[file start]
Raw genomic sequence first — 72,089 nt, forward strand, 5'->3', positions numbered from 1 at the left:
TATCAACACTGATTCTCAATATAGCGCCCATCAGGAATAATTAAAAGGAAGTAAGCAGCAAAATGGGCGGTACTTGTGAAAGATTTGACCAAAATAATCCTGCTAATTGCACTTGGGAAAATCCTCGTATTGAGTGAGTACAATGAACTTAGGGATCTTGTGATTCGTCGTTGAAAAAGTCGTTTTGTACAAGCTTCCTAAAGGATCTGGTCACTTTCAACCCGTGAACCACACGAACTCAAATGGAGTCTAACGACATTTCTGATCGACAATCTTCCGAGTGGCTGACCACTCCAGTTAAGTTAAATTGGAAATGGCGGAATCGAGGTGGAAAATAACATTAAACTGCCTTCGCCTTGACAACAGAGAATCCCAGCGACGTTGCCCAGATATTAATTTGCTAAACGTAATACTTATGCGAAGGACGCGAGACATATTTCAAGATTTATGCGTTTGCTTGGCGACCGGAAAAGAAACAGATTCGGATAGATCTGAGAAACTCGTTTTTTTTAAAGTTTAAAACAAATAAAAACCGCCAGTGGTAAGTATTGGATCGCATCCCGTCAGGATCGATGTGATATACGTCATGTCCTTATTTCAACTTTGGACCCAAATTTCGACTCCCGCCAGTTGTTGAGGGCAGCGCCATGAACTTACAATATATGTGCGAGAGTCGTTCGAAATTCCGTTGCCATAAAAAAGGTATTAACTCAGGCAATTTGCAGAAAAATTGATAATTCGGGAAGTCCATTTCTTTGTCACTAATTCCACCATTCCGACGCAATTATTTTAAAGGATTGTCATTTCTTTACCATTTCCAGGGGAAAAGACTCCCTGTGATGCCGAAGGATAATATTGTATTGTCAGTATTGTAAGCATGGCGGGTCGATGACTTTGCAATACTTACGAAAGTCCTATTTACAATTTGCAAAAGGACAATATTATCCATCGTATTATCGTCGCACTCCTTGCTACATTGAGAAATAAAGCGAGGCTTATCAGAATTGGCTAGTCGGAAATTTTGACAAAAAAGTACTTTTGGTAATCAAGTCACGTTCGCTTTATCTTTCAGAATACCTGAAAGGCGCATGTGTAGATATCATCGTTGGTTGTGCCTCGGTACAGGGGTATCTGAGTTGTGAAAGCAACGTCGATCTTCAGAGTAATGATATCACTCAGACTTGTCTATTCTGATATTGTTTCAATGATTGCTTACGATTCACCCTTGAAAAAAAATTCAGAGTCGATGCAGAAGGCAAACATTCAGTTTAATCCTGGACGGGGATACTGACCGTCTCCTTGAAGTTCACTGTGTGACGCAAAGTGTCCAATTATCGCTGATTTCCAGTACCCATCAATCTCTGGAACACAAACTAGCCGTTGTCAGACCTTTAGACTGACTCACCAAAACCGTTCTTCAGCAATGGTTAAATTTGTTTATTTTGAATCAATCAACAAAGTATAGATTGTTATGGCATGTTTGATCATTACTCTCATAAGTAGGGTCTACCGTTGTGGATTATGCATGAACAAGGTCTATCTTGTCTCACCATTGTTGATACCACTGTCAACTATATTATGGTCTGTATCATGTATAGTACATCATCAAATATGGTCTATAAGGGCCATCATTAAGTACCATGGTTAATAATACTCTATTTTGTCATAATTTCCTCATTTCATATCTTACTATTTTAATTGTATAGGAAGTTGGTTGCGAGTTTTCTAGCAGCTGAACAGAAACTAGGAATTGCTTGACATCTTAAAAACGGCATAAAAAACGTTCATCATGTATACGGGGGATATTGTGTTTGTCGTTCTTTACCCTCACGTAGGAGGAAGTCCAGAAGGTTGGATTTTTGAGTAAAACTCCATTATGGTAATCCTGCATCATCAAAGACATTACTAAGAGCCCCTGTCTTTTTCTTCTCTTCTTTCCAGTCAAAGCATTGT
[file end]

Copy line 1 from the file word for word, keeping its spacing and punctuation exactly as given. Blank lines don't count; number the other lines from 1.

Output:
Raw genomic sequence first — 72,089 nt, forward strand, 5'->3', positions numbered from 1 at the left: